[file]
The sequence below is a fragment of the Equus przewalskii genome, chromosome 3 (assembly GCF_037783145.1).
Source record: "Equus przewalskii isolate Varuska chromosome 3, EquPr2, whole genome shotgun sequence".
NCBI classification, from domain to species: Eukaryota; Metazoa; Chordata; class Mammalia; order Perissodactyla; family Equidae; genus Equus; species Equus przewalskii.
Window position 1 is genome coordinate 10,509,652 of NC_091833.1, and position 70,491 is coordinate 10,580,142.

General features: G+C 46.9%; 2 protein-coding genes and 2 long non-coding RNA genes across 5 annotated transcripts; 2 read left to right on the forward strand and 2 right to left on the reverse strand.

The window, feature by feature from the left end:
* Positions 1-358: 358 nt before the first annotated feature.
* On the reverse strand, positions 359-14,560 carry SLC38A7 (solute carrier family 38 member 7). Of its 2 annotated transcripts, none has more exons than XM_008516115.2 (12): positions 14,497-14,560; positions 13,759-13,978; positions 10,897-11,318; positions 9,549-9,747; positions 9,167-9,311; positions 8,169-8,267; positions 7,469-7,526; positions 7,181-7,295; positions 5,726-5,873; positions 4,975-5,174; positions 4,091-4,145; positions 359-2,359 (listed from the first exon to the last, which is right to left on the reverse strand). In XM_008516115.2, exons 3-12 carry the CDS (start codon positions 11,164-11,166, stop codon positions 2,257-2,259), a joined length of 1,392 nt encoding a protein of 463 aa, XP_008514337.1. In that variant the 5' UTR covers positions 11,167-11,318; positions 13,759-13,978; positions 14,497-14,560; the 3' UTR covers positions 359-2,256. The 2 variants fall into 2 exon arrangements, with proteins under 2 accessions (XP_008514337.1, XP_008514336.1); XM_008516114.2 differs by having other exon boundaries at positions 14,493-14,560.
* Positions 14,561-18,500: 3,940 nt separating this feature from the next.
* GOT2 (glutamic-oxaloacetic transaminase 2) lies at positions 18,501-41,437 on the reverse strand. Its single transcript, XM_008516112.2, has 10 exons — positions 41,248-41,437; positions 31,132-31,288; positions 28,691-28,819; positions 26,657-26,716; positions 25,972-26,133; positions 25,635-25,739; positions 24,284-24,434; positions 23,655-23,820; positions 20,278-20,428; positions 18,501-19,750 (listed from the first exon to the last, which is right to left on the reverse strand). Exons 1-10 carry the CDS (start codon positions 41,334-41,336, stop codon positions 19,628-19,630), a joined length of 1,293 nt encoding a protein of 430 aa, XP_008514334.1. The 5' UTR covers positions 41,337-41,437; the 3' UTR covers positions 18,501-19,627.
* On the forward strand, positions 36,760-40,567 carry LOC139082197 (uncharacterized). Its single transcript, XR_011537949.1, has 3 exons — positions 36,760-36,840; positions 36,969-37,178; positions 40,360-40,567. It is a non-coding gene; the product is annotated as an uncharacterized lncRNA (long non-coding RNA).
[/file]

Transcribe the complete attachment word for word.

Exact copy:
The sequence below is a fragment of the Equus przewalskii genome, chromosome 3 (assembly GCF_037783145.1).
Source record: "Equus przewalskii isolate Varuska chromosome 3, EquPr2, whole genome shotgun sequence".
NCBI classification, from domain to species: Eukaryota; Metazoa; Chordata; class Mammalia; order Perissodactyla; family Equidae; genus Equus; species Equus przewalskii.
Window position 1 is genome coordinate 10,509,652 of NC_091833.1, and position 70,491 is coordinate 10,580,142.

General features: G+C 46.9%; 2 protein-coding genes and 2 long non-coding RNA genes across 5 annotated transcripts; 2 read left to right on the forward strand and 2 right to left on the reverse strand.

The window, feature by feature from the left end:
* Positions 1-358: 358 nt before the first annotated feature.
* On the reverse strand, positions 359-14,560 carry SLC38A7 (solute carrier family 38 member 7). Of its 2 annotated transcripts, none has more exons than XM_008516115.2 (12): positions 14,497-14,560; positions 13,759-13,978; positions 10,897-11,318; positions 9,549-9,747; positions 9,167-9,311; positions 8,169-8,267; positions 7,469-7,526; positions 7,181-7,295; positions 5,726-5,873; positions 4,975-5,174; positions 4,091-4,145; positions 359-2,359 (listed from the first exon to the last, which is right to left on the reverse strand). In XM_008516115.2, exons 3-12 carry the CDS (start codon positions 11,164-11,166, stop codon positions 2,257-2,259), a joined length of 1,392 nt encoding a protein of 463 aa, XP_008514337.1. In that variant the 5' UTR covers positions 11,167-11,318; positions 13,759-13,978; positions 14,497-14,560; the 3' UTR covers positions 359-2,256. The 2 variants fall into 2 exon arrangements, with proteins under 2 accessions (XP_008514337.1, XP_008514336.1); XM_008516114.2 differs by having other exon boundaries at positions 14,493-14,560.
* Positions 14,561-18,500: 3,940 nt separating this feature from the next.
* GOT2 (glutamic-oxaloacetic transaminase 2) lies at positions 18,501-41,437 on the reverse strand. Its single transcript, XM_008516112.2, has 10 exons — positions 41,248-41,437; positions 31,132-31,288; positions 28,691-28,819; positions 26,657-26,716; positions 25,972-26,133; positions 25,635-25,739; positions 24,284-24,434; positions 23,655-23,820; positions 20,278-20,428; positions 18,501-19,750 (listed from the first exon to the last, which is right to left on the reverse strand). Exons 1-10 carry the CDS (start codon positions 41,334-41,336, stop codon positions 19,628-19,630), a joined length of 1,293 nt encoding a protein of 430 aa, XP_008514334.1. The 5' UTR covers positions 41,337-41,437; the 3' UTR covers positions 18,501-19,627.
* On the forward strand, positions 36,760-40,567 carry LOC139082197 (uncharacterized). Its single transcript, XR_011537949.1, has 3 exons — positions 36,760-36,840; positions 36,969-37,178; positions 40,360-40,567. It is a non-coding gene; the product is annotated as an uncharacterized lncRNA (long non-coding RNA).